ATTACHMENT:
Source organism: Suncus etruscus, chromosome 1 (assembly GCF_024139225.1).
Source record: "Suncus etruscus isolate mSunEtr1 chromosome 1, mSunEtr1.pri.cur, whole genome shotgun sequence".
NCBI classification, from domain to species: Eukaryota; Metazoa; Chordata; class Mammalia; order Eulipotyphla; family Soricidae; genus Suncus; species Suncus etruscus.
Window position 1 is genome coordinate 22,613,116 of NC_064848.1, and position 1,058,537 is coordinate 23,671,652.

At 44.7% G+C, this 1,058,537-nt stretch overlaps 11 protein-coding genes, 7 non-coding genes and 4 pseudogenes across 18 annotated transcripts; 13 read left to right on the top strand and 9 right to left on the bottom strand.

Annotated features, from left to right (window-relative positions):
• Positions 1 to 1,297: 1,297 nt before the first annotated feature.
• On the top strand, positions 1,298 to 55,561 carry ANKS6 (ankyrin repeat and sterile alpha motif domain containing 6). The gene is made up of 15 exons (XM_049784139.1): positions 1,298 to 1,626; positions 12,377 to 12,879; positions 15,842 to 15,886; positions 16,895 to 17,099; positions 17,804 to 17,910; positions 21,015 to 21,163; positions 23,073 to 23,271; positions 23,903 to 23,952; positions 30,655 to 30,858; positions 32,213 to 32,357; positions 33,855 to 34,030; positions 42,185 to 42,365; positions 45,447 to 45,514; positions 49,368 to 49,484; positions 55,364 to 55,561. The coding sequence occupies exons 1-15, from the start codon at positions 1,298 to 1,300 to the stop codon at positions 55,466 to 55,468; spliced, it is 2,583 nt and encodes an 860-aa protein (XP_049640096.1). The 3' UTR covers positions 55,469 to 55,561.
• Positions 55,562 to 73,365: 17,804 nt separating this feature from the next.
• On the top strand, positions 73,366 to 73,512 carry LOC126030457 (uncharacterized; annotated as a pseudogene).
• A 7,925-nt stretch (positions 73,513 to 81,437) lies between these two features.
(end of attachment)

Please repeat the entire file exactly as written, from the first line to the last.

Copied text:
Source organism: Suncus etruscus, chromosome 1 (assembly GCF_024139225.1).
Source record: "Suncus etruscus isolate mSunEtr1 chromosome 1, mSunEtr1.pri.cur, whole genome shotgun sequence".
NCBI classification, from domain to species: Eukaryota; Metazoa; Chordata; class Mammalia; order Eulipotyphla; family Soricidae; genus Suncus; species Suncus etruscus.
Window position 1 is genome coordinate 22,613,116 of NC_064848.1, and position 1,058,537 is coordinate 23,671,652.

At 44.7% G+C, this 1,058,537-nt stretch overlaps 11 protein-coding genes, 7 non-coding genes and 4 pseudogenes across 18 annotated transcripts; 13 read left to right on the top strand and 9 right to left on the bottom strand.

Annotated features, from left to right (window-relative positions):
• Positions 1 to 1,297: 1,297 nt before the first annotated feature.
• On the top strand, positions 1,298 to 55,561 carry ANKS6 (ankyrin repeat and sterile alpha motif domain containing 6). The gene is made up of 15 exons (XM_049784139.1): positions 1,298 to 1,626; positions 12,377 to 12,879; positions 15,842 to 15,886; positions 16,895 to 17,099; positions 17,804 to 17,910; positions 21,015 to 21,163; positions 23,073 to 23,271; positions 23,903 to 23,952; positions 30,655 to 30,858; positions 32,213 to 32,357; positions 33,855 to 34,030; positions 42,185 to 42,365; positions 45,447 to 45,514; positions 49,368 to 49,484; positions 55,364 to 55,561. The coding sequence occupies exons 1-15, from the start codon at positions 1,298 to 1,300 to the stop codon at positions 55,466 to 55,468; spliced, it is 2,583 nt and encodes an 860-aa protein (XP_049640096.1). The 3' UTR covers positions 55,469 to 55,561.
• Positions 55,562 to 73,365: 17,804 nt separating this feature from the next.
• On the top strand, positions 73,366 to 73,512 carry LOC126030457 (uncharacterized; annotated as a pseudogene).
• A 7,925-nt stretch (positions 73,513 to 81,437) lies between these two features.